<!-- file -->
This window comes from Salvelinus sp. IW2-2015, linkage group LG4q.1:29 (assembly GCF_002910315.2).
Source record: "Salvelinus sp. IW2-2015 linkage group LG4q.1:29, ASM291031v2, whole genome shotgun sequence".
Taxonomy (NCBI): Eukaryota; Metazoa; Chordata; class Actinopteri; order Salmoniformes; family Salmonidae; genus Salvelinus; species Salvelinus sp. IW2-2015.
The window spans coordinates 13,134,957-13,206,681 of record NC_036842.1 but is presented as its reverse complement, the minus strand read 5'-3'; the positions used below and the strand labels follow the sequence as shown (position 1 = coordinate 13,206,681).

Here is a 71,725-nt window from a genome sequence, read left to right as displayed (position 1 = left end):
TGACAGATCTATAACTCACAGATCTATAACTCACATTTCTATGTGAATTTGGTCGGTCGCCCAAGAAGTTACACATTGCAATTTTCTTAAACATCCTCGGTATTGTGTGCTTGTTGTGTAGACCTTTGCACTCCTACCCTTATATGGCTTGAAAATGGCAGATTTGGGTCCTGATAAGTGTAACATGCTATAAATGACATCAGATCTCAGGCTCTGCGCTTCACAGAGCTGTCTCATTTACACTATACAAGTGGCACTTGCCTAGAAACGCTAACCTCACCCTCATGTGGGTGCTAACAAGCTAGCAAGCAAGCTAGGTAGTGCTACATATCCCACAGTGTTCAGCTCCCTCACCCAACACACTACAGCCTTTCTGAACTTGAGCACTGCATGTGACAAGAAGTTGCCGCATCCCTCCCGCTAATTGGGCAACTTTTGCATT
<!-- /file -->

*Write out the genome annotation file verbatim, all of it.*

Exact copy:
This window comes from Salvelinus sp. IW2-2015, linkage group LG4q.1:29 (assembly GCF_002910315.2).
Source record: "Salvelinus sp. IW2-2015 linkage group LG4q.1:29, ASM291031v2, whole genome shotgun sequence".
Taxonomy (NCBI): Eukaryota; Metazoa; Chordata; class Actinopteri; order Salmoniformes; family Salmonidae; genus Salvelinus; species Salvelinus sp. IW2-2015.
The window spans coordinates 13,134,957-13,206,681 of record NC_036842.1 but is presented as its reverse complement, the minus strand read 5'-3'; the positions used below and the strand labels follow the sequence as shown (position 1 = coordinate 13,206,681).

Here is a 71,725-nt window from a genome sequence, read left to right as displayed (position 1 = left end):
TGACAGATCTATAACTCACAGATCTATAACTCACATTTCTATGTGAATTTGGTCGGTCGCCCAAGAAGTTACACATTGCAATTTTCTTAAACATCCTCGGTATTGTGTGCTTGTTGTGTAGACCTTTGCACTCCTACCCTTATATGGCTTGAAAATGGCAGATTTGGGTCCTGATAAGTGTAACATGCTATAAATGACATCAGATCTCAGGCTCTGCGCTTCACAGAGCTGTCTCATTTACACTATACAAGTGGCACTTGCCTAGAAACGCTAACCTCACCCTCATGTGGGTGCTAACAAGCTAGCAAGCAAGCTAGGTAGTGCTACATATCCCACAGTGTTCAGCTCCCTCACCCAACACACTACAGCCTTTCTGAACTTGAGCACTGCATGTGACAAGAAGTTGCCGCATCCCTCCCGCTAATTGGGCAACTTTTGCATT